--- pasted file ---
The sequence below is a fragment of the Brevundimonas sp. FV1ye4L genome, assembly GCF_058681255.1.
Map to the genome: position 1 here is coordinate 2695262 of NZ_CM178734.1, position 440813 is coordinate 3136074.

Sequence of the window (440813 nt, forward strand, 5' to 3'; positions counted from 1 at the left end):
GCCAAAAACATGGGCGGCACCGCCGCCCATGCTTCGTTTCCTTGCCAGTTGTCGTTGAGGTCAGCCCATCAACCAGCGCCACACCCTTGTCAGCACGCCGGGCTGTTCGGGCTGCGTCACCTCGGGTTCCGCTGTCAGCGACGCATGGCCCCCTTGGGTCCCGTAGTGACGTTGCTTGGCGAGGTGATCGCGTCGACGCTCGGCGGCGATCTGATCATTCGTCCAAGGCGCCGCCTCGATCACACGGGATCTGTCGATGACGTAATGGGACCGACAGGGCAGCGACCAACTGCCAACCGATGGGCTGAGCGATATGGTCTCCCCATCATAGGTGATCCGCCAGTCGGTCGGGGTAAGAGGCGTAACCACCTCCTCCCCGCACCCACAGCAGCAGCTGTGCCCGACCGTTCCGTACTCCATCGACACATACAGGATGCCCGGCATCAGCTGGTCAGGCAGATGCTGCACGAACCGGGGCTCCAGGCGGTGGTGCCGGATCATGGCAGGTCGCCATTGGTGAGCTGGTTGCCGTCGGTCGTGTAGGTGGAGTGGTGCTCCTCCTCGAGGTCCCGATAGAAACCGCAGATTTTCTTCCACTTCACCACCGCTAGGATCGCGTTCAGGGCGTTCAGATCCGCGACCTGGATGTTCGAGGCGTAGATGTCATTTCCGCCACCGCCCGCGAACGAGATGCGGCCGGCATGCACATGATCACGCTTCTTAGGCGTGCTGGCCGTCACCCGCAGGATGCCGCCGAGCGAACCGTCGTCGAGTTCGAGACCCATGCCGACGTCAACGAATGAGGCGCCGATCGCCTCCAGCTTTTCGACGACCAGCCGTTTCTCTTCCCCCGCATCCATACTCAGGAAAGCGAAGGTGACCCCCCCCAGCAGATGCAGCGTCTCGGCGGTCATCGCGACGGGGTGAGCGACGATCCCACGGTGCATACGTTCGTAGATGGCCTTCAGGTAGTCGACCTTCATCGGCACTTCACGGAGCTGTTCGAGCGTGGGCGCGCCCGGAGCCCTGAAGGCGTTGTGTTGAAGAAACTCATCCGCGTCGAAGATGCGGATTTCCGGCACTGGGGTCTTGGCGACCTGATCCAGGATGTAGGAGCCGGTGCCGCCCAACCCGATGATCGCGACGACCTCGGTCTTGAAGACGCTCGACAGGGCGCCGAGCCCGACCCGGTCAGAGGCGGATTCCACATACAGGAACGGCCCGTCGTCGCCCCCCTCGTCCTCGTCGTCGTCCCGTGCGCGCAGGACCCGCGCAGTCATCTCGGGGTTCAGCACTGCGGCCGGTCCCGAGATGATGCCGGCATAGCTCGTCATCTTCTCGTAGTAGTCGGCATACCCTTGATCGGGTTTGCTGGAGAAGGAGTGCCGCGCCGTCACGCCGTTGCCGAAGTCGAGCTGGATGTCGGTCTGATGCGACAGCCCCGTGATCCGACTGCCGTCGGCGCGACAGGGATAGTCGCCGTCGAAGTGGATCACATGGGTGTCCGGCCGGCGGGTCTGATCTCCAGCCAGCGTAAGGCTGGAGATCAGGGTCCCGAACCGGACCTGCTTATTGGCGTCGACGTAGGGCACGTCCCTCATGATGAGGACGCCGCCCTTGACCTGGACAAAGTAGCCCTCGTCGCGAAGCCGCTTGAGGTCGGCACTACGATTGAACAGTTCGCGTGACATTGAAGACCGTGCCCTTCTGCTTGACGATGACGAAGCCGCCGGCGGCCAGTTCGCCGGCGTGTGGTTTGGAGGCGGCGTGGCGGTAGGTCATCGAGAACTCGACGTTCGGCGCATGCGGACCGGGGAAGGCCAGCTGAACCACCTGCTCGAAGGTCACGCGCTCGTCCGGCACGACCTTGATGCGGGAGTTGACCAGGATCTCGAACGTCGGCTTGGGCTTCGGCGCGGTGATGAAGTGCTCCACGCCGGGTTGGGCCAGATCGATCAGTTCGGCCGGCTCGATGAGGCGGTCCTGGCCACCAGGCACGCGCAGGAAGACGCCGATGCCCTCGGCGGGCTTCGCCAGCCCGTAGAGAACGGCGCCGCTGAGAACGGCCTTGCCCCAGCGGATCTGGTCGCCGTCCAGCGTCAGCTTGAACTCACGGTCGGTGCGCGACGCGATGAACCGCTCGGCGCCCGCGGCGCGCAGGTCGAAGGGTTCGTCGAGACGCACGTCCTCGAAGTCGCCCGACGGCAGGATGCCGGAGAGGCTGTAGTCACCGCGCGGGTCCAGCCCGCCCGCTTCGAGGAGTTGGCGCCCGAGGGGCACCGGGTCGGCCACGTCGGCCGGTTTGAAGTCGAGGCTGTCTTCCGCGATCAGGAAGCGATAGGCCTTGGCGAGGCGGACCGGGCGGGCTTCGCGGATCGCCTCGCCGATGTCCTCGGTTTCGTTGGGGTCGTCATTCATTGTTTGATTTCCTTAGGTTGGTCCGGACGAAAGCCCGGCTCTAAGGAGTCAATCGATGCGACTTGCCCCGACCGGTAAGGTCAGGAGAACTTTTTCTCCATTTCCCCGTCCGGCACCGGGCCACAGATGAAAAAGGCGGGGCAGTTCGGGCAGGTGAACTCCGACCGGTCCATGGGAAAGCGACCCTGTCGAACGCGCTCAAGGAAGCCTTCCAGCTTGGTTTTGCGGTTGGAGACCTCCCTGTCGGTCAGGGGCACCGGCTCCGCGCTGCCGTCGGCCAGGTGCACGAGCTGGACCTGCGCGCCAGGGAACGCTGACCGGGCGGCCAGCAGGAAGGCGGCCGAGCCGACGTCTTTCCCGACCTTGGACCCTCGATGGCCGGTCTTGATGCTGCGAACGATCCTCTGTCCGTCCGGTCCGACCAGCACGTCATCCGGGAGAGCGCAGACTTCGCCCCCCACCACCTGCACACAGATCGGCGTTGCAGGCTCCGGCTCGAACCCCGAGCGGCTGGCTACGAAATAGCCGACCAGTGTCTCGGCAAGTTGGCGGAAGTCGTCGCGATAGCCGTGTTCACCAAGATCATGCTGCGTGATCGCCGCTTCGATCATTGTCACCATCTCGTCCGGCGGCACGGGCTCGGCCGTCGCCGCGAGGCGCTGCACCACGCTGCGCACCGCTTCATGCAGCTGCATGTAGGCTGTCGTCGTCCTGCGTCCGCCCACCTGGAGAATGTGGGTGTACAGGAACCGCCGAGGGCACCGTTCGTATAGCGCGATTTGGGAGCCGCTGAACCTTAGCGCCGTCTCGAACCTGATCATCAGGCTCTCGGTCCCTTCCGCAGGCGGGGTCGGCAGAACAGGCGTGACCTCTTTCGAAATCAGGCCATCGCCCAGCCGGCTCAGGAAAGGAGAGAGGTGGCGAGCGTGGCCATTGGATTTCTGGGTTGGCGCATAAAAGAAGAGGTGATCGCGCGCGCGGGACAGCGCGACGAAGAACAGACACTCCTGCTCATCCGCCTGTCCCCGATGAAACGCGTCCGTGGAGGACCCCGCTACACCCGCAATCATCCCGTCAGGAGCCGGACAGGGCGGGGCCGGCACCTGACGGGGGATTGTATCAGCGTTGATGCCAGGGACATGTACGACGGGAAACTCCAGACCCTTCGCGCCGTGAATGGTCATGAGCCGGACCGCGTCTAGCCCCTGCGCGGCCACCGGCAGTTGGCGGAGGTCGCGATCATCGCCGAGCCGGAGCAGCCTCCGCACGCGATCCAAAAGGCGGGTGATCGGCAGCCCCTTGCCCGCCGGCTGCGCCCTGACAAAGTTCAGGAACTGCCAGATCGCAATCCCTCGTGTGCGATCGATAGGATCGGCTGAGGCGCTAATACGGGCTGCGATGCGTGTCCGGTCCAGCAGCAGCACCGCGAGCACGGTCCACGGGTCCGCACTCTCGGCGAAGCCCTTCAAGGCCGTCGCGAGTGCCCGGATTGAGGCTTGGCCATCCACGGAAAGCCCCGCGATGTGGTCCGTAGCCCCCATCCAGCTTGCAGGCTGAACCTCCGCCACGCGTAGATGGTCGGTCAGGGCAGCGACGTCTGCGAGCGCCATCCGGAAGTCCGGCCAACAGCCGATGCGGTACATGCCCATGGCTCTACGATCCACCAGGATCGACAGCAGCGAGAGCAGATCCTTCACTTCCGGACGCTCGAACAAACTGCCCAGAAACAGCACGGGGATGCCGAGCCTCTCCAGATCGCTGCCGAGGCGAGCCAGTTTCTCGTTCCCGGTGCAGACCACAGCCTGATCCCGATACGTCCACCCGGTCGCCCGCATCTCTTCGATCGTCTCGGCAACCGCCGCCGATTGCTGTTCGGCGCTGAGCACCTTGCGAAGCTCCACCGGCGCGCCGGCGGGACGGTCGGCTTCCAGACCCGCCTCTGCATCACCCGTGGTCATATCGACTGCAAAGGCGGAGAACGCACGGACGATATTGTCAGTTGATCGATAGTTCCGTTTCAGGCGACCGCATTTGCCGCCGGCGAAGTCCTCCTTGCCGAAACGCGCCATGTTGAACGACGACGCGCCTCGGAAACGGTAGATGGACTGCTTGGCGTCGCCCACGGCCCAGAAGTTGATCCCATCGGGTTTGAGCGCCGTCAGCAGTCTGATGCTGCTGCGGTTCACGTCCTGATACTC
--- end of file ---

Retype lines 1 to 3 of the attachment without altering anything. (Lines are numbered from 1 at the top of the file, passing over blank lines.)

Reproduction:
The sequence below is a fragment of the Brevundimonas sp. FV1ye4L genome, assembly GCF_058681255.1.
Map to the genome: position 1 here is coordinate 2695262 of NZ_CM178734.1, position 440813 is coordinate 3136074.

Sequence of the window (440813 nt, forward strand, 5' to 3'; positions counted from 1 at the left end):